The Relative Currency Strength (RCS) weighs how strong or weak a particular currency or a currency pair is. When the results are in, traders have useful information to decide on the currency pairs to trade and the best trading positions to take.
For the purpose of charting currency strength or weakness over time, the closing prices of recent trading periods are taken into account. The foundations of this strategy are RSI and 28 cross currency pair mathematical decorrelation. It illustrates the currency’s relative strength and momentum.
The RCS is commonly employed on a 14-period timescale, with 70 denoting high levels and 30 denoting low levels on a scale of 0 to 100 like RSI. You can readjust the time frame to a different period to give you the desired outlook, in line with your trading style.
Example 1: The RCS buy strategy follows the following guidelines:
- The base currency’s value should be at least 60.
- The denominator currency’s value should not exceed 40.
- Wait for the candle to close in a bullish position.
- Place the stop loss at the recent bottom of the swing area.
- Make sure that your take profit is double the size of your stop loss in order to get a good risk/reward ratio.
In the chart above, the market entry for the EURUSD pair is shown by the green arrow, while the exit is shown by the red arrow. Notice the corresponding convergence and divergence by the indicator.
At the point highlighted in green, the green line representing the euro is above the yellow line representing the dollar. At that point, EUR is stronger than USD, and hence we go long. However, at the point highlighted in red, the two lines switch positions, with the euro strengthening against the dollar. Therefore, we exit the market at that point.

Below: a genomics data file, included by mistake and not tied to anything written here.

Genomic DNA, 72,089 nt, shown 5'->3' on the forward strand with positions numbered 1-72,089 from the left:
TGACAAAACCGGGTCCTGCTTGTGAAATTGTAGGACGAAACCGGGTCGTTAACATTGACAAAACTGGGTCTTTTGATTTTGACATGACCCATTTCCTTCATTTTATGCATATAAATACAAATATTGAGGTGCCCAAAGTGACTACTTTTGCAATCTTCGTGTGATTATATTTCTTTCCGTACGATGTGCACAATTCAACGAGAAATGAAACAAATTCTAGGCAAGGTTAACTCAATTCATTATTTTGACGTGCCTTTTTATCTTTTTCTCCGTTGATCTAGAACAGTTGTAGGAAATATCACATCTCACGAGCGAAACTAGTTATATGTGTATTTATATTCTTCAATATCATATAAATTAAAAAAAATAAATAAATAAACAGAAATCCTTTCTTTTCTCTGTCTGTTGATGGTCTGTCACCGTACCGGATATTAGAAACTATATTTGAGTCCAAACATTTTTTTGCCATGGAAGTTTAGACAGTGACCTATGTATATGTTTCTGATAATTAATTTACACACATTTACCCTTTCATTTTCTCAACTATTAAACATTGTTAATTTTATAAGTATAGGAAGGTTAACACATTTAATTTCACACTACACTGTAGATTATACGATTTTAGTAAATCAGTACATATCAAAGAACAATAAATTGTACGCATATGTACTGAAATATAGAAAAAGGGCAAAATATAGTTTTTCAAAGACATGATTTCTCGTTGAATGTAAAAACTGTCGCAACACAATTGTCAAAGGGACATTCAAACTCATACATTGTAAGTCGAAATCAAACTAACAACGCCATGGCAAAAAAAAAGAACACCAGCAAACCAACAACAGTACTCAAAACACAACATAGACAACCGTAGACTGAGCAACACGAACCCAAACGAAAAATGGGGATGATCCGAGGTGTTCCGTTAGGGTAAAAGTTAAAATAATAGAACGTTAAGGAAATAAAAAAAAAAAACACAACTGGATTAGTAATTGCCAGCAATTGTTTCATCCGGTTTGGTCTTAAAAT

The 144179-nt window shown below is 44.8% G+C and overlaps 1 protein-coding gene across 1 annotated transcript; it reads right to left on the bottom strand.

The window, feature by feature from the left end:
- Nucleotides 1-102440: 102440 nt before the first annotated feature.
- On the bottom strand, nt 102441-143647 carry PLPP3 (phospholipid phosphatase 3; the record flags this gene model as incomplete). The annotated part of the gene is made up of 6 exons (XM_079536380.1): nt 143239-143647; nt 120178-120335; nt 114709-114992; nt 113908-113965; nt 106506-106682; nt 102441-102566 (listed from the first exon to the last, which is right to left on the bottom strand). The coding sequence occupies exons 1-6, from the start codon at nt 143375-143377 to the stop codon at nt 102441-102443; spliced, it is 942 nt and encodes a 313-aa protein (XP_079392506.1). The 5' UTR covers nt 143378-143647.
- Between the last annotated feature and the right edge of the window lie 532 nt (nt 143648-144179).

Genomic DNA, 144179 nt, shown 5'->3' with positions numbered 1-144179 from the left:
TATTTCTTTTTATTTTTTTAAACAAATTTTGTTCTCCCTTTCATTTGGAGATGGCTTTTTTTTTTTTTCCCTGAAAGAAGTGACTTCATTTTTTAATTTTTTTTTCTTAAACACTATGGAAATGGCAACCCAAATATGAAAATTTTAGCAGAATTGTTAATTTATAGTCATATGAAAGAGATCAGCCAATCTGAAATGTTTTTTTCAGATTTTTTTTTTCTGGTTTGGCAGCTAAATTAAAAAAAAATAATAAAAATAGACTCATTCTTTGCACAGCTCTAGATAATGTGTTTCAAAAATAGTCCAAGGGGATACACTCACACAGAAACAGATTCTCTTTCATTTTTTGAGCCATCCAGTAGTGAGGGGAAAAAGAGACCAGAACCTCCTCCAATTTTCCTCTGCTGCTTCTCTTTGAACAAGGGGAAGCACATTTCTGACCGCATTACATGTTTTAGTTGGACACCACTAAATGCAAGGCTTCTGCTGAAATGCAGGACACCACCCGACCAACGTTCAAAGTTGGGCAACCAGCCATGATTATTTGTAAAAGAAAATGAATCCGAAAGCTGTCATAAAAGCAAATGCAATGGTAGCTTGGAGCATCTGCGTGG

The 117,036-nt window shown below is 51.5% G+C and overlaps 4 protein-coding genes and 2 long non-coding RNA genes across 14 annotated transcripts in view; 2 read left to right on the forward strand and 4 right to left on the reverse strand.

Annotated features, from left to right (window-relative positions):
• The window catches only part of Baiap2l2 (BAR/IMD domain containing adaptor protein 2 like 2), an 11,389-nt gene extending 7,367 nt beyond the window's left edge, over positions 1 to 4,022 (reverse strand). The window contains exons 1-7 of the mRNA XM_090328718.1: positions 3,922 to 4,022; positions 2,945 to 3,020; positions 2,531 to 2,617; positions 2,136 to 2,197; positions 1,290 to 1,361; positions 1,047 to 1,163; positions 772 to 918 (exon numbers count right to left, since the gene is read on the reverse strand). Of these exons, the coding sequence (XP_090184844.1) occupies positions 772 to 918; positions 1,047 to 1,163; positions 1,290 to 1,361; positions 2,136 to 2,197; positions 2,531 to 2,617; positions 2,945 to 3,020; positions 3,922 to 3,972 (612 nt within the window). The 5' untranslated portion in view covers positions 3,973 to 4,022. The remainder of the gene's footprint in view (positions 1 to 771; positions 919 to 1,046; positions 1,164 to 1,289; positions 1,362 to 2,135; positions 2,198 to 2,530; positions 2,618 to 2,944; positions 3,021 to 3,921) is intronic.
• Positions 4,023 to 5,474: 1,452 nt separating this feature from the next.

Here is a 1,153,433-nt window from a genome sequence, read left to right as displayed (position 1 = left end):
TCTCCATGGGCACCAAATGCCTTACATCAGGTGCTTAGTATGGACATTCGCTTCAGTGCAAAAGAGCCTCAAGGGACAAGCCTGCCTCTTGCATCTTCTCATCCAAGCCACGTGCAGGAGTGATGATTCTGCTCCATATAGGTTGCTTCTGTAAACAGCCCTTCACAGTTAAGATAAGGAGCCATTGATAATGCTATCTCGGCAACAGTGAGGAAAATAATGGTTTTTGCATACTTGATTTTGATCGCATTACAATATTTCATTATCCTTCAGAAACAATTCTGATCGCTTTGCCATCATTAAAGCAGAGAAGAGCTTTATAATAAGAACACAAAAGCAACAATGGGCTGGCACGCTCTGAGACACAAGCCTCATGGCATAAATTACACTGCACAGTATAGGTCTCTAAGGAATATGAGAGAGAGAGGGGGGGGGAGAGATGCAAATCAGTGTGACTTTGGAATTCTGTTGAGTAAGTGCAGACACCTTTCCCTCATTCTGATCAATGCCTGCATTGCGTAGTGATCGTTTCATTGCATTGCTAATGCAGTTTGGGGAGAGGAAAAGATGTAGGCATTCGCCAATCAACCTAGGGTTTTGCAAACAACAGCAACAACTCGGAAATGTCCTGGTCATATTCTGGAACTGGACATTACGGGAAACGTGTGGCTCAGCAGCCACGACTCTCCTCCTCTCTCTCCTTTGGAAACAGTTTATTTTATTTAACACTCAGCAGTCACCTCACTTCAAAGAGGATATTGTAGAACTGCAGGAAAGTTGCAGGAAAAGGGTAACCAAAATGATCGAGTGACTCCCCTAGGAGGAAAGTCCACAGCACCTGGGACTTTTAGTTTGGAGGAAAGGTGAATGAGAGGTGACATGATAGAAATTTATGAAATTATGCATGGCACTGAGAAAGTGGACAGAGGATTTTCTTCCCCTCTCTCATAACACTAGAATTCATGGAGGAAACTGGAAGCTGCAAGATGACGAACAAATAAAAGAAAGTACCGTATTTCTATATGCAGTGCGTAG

Example 2: RCS Sell strategy. It follows the following guidelines:
- The base currency’s value should be no more than 40.
- The denominator currency must have a value of at least 60
- Take your time and see if the candle closes as bearish before making a decision.
- Place a stop-loss order at the recent high of the swing area.
- Maintain a take-profit that is double the amount of your stop-loss in order to maintain a good risk/reward ratio.
In the AUDUSD chart above, the red arrow shows where to enter a sell order, and the green arrow indicates where to exit.
At the point highlighted in red, AUD is at its weakest, following the earlier crossover of the blue USD line above the AUD line. This shows that putting a sell order at the crossover was the right move.